First, the experience of successfully resolving two of three territorial issues between Vietnam and China demonstrates that it is not impossible to come to a peaceful resolution for the current dispute over the East Sea. From now until 2020, China still needs to form a peaceful and stable environment to fulfil the first of the “Two Centennial Goals” set by the Chinese Communist Party at the 18th National Congress in 2012. Therefore, unless there is a major internal crisis or external incident violating China’s “core interests”, such as foreign invasion or Taiwan’s independence claim, it is very unlikely that China would use force to resolve territorial and sea disputes. Thus, there is still reason to believe that China hopes to resolve disputes peacefully.

Nonetheless, it is impossible to reverse China’s rising regional and global momentum. In the next five to ten years, China will likely become the number one Asia-Pacific power across all fields from economy to military, ranking only behind the US in overall strength, but exceeding the US in total economic volume. The overall balance of strength between China and Vietnam will increasingly expand, creating more disadvantages for Vietnam and weakening Vietnam’s bargaining power(2). This will cause difficulties for Vietnam in policy-making if we want to keep defending the strategic and legitimate interests in the East Sea.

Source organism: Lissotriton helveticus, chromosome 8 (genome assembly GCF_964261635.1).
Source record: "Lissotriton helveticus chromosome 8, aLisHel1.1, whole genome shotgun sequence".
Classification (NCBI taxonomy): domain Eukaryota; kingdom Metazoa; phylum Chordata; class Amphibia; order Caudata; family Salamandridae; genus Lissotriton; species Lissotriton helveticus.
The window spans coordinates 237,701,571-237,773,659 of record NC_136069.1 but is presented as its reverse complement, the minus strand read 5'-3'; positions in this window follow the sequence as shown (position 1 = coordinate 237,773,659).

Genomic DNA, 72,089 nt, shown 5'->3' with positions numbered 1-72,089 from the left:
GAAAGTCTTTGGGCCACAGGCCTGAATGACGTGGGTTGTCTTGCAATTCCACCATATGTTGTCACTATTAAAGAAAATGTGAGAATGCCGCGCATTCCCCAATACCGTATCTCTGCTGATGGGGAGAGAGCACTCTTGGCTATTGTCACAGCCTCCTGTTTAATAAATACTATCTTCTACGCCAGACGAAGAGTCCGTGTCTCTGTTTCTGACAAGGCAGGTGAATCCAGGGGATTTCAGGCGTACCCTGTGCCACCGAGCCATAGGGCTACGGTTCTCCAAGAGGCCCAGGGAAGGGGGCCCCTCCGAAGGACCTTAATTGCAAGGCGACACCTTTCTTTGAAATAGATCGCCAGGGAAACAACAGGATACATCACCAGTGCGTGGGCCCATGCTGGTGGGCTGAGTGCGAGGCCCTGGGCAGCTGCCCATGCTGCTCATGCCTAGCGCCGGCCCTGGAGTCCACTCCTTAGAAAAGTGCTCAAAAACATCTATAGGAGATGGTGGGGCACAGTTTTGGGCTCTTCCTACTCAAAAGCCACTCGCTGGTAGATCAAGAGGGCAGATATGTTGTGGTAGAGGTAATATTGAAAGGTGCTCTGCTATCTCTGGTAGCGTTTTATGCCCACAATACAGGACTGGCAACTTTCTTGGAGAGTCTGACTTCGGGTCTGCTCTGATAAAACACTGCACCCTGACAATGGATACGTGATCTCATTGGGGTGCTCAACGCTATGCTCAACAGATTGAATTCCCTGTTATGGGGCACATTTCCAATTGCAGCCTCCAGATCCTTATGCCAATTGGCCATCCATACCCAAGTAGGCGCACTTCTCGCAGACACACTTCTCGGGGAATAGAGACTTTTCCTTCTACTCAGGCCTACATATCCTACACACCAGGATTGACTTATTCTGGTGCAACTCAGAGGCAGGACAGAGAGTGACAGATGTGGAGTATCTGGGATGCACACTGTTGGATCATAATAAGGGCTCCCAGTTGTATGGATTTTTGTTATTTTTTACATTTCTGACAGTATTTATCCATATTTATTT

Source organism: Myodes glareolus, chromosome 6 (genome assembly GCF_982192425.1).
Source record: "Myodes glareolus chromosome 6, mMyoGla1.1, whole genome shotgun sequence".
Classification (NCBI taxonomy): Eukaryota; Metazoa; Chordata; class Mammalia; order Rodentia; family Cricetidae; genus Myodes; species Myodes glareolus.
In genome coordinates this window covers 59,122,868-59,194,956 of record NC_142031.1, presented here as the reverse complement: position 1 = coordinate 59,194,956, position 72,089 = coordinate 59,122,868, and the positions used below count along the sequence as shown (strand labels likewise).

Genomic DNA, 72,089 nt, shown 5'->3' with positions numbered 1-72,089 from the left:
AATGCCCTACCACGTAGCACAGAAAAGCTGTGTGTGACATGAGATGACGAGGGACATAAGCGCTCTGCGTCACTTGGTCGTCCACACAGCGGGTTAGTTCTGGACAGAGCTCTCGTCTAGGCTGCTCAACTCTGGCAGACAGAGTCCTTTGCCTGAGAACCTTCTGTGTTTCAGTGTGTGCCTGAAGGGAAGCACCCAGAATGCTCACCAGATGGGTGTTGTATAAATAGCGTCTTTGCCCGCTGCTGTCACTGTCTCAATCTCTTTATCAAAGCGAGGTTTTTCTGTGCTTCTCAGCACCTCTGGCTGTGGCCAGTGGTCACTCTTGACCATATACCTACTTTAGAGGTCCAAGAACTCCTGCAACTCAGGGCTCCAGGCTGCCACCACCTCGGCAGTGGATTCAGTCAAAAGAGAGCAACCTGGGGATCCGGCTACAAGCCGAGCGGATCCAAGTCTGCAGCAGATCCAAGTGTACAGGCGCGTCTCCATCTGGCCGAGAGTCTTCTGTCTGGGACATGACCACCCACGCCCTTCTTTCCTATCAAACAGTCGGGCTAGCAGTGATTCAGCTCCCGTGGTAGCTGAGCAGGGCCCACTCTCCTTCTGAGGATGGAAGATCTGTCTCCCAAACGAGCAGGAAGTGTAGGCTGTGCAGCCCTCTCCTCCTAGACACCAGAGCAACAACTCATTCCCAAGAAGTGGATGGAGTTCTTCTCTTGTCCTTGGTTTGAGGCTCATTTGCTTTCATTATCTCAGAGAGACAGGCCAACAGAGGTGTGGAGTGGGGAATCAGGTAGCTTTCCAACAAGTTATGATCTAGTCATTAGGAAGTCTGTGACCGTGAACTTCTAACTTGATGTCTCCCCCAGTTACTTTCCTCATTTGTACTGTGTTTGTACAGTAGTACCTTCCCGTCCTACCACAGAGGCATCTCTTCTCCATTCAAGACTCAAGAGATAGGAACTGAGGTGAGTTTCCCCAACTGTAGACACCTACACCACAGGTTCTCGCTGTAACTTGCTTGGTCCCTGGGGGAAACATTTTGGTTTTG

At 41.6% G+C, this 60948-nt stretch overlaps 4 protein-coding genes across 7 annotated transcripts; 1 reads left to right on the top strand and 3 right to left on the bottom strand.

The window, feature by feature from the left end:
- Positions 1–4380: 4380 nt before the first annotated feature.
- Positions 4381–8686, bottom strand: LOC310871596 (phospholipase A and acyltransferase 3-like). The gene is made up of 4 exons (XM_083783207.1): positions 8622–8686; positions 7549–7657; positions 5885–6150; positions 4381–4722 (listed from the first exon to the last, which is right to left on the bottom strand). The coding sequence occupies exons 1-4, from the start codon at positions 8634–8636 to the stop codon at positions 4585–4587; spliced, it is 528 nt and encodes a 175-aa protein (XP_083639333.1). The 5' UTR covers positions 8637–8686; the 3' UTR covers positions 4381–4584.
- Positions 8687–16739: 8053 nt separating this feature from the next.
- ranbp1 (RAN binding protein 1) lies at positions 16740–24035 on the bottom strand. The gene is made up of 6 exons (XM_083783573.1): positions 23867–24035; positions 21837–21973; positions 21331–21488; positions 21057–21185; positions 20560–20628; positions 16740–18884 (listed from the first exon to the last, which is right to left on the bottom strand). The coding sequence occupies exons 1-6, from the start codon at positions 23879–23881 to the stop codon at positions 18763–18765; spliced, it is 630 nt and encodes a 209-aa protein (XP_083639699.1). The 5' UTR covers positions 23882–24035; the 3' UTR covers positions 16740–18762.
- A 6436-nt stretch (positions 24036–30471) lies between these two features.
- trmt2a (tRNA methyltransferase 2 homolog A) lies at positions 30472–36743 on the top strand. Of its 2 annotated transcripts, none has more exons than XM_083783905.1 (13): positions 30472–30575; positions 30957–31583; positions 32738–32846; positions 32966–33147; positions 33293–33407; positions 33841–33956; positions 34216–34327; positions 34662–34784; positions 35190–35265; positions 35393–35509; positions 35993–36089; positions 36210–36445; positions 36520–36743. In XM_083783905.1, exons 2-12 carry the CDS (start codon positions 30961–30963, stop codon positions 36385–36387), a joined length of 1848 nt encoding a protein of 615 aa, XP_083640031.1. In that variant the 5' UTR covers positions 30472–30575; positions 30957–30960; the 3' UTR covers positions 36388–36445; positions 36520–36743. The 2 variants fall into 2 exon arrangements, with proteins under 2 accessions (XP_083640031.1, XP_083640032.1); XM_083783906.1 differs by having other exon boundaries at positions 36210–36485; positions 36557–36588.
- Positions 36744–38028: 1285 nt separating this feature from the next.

Although the land and sea border dispute in the Gulf of Tonkin only relates to Vietnam and China, the dispute on the East Sea is relevant to five countries and six sides. In addition, the East Sea issue has moved beyond the dispute over sovereignty and natural resources between China and four ASEAN member states (including Vietnam, Philippines, Malaysia and Brunei), as well as Taiwan. It is now a focal point in the Sino - US strategic competition. As a result, there is far more complexity and unpredictability surrounding the East Sea than previous disputes over land borders and the Gulf of Tonkin. The US’s implementation of “rebalancing” policy in the region restrains China and prevents their military actions on the sea, but also complicated and internationalized the dispute. Therefore, it will be a difficult process to find an appropriate long-term solution because this relates to many variables beyond the two countries’ control. Regarding China and Vietnam’s bilateral disputes of the past, Beijing was the party making concessions. However China’s willingness to compromise has increasingly been lowered. Even in the case of accepting an accord with Vietnam, China certainly does not want to create “disadvantageous” precedents, which could be exploited by other disputing countries in the future.